2. A good reminder to ask around to see who your friends recommend for quality medical service, and to take control and get a 'second opinion' if need be...

    I grew up having a lovely doctor whom my mother had known for decades, and it was a real shock when I was living in another city and realised the doctor I saw there was actually rubbish.

    There's such an assumption that they know what they're talking about - especially since you have to shell out so much money to get their advice - and to decide that their treatment isn't up to scratch is a real turning point.

  3. That is fucking bollocking bollocks. What a stuck up, moralist, stupid cow. Ah the rage such an act of priggishness engenders in me is seriously massive.

    Plus the AMOUNT of MONEY they ask for... well. Look, I'm ok with Doctors getting a good salary, if they save lives and IF they do their job objectively. They do NOT have the fucking right to deny me my options though.

    Dr Mary English can jam it up her jaxy. I'm not sure where exactly that is but still. That's where she can stick it.

    Small (ok, ok, big) surge of rage over this is why it is so important to have knowledge of what you can access to help you herbally. For instance, there are some great things out there which do not entail the humiliation and pricyness of going to a doctor. To sound like a complete hippy...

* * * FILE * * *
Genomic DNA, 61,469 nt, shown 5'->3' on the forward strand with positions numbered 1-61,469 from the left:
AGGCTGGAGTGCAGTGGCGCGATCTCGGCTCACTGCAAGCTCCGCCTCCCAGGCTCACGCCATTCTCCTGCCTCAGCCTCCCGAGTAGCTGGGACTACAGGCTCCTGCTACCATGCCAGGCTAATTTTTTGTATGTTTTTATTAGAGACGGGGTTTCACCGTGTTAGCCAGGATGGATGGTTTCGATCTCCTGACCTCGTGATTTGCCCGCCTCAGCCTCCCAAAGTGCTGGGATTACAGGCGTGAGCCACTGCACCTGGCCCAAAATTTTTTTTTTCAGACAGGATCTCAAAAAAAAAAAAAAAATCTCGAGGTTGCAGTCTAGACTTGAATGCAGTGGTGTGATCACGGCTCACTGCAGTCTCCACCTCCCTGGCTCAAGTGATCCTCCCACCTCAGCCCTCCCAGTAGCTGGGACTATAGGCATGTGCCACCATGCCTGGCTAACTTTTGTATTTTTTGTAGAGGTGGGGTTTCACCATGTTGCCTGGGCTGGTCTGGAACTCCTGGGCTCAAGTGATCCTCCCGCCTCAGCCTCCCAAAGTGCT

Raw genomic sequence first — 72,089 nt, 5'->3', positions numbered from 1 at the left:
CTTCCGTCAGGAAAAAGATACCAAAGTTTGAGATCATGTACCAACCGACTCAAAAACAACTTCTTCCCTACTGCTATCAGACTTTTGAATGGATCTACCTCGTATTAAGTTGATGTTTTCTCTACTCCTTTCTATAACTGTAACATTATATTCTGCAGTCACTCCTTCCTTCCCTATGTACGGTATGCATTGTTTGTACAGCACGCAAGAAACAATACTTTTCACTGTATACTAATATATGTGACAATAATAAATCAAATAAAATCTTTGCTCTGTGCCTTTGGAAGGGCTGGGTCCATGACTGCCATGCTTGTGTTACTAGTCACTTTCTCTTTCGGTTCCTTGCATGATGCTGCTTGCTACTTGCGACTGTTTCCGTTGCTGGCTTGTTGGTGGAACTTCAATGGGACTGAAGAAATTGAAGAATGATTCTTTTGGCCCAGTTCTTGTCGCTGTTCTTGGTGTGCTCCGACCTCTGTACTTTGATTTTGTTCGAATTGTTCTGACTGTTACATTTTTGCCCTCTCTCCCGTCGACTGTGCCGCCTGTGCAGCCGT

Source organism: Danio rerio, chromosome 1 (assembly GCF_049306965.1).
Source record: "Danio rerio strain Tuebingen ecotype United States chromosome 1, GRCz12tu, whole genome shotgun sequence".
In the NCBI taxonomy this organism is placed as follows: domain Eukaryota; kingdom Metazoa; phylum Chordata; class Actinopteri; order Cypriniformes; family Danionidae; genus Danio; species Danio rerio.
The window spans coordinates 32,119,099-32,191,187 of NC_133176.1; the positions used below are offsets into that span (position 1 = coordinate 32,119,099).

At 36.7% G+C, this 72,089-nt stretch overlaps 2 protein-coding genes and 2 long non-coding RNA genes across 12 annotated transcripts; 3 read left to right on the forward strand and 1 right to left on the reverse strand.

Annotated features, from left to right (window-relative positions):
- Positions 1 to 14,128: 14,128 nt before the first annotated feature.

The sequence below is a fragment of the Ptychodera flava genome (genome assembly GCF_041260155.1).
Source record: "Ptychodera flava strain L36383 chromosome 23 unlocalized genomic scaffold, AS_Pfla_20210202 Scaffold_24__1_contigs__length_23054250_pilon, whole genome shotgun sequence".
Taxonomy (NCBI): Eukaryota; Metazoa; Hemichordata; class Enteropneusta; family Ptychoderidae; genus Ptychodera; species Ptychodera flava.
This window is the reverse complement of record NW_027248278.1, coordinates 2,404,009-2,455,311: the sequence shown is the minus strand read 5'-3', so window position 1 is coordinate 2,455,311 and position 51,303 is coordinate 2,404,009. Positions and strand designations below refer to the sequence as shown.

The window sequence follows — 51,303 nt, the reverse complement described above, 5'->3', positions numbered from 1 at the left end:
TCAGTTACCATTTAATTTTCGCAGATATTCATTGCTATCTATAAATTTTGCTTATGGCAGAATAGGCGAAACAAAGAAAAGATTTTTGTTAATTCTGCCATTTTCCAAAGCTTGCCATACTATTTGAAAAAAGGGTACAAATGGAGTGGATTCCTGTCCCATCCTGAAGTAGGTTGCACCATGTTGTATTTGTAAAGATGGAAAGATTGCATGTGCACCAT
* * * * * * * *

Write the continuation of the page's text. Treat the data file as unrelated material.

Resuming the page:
Last thing, ok you had a 'slip up' with sex so you needed an ECP. Why didn't that silly locum dickwad realise you were being RESPONSIBLE and MATURE by taking control over your own body and your decisions.
    *SIGH* 'holds head in hands' Don't they train Doctors in fucking empathy any more?

  4. Crappy update:

    The the Council of Europe’s Parliamentary Assembly (PACE) just yesterday passed a resolution which means doctors and health care workers in the EU can deny women an abortion on the grounds of "conscience".

    The resolution was originally titled "Women’s access to lawful medical care: the problem of unregulated use of conscientious objection", but after pressure from anti-choice advocates, it was re-written and re-titled "The right to conscientious objection in lawful medical care" and thus those who first submitted it had to attempt to vote it down.

  5. Hey Bel can I post this on the Wellington Young Feminists page in order to start a conversation about good doctors/clinics?

  6. Sure, Meg :)

    As far as I'm aware there's been no outcome on their High Court obstructions, but it does mean that in the meantime, those revised guidelines have been held off... Boo.